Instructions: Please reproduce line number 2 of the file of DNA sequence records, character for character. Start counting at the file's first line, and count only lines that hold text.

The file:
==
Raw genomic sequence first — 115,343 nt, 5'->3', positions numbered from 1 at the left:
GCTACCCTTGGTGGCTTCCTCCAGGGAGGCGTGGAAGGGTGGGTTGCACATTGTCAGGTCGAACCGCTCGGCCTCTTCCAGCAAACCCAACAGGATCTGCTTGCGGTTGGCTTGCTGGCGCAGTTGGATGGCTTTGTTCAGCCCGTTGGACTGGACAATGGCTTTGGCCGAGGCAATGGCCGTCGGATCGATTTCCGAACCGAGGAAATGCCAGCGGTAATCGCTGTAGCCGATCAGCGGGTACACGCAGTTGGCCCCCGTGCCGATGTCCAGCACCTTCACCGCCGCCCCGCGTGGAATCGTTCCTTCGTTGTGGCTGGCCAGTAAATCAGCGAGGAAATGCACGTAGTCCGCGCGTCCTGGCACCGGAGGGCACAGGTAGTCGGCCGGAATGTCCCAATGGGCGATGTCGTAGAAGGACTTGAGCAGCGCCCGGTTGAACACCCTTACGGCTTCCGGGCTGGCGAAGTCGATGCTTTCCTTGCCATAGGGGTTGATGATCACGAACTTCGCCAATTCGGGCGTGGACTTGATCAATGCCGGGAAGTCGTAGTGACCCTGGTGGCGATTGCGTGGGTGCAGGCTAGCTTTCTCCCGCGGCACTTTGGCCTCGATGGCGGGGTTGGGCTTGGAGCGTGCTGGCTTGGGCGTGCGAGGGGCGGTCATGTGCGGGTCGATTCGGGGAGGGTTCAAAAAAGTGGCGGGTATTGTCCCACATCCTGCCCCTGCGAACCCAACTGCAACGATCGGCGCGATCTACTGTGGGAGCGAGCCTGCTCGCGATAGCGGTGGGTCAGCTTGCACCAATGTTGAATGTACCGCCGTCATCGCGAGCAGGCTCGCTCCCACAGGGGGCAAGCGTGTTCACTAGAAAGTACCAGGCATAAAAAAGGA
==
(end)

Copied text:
GCTACCCTTGGTGGCTTCCTCCAGGGAGGCGTGGAAGGGTGGGTTGCACATTGTCAGGTCGAACCGCTCGGCCTCTTCCAGCAAACCCAACAGGATCTGCTTGCGGTTGGCTTGCTGGCGCAGTTGGATGGCTTTGTTCAGCCCGTTGGACTGGACAATGGCTTTGGCCGAGGCAATGGCCGTCGGATCGATTTCCGAACCGAGGAAATGCCAGCGGTAATCGCTGTAGCCGATCAGCGGGTACACGCAGTTGGCCCCCGTGCCGATGTCCAGCACCTTCACCGCCGCCCCGCGTGGAATCGTTCCTTCGTTGTGGCTGGCCAGTAAATCAGCGAGGAAATGCACGTAGTCCGCGCGTCCTGGCACCGGAGGGCACAGGTAGTCGGCCGGAATGTCCCAATGGGCGATGTCGTAGAAGGACTTGAGCAGCGCCCGGTTGAACACCCTTACGGCTTCCGGGCTGGCGAAGTCGATGCTTTCCTTGCCATAGGGGTTGATGATCACGAACTTCGCCAATTCGGGCGTGGACTTGATCAATGCCGGGAAGTCGTAGTGACCCTGGTGGCGATTGCGTGGGTGCAGGCTAGCTTTCTCCCGCGGCACTTTGGCCTCGATGGCGGGGTTGGGCTTGGAGCGTGCTGGCTTGGGCGTGCGAGGGGCGGTCATGTGCGGGTCGATTCGGGGAGGGTTCAAAAAAGTGGCGGGTATTGTCCCACATCCTGCCCCTGCGAACCCAACTGCAACGATCGGCGCGATCTACTGTGGGAGCGAGCCTGCTCGCGATAGCGGTGGGTCAGCTTGCACCAATGTTGAATGTACCGCCGTCATCGCGAGCAGGCTCGCTCCCACAGGGGGCAAGCGTGTTCACTAGAAAGTACCAGGCATAAAAAAGGA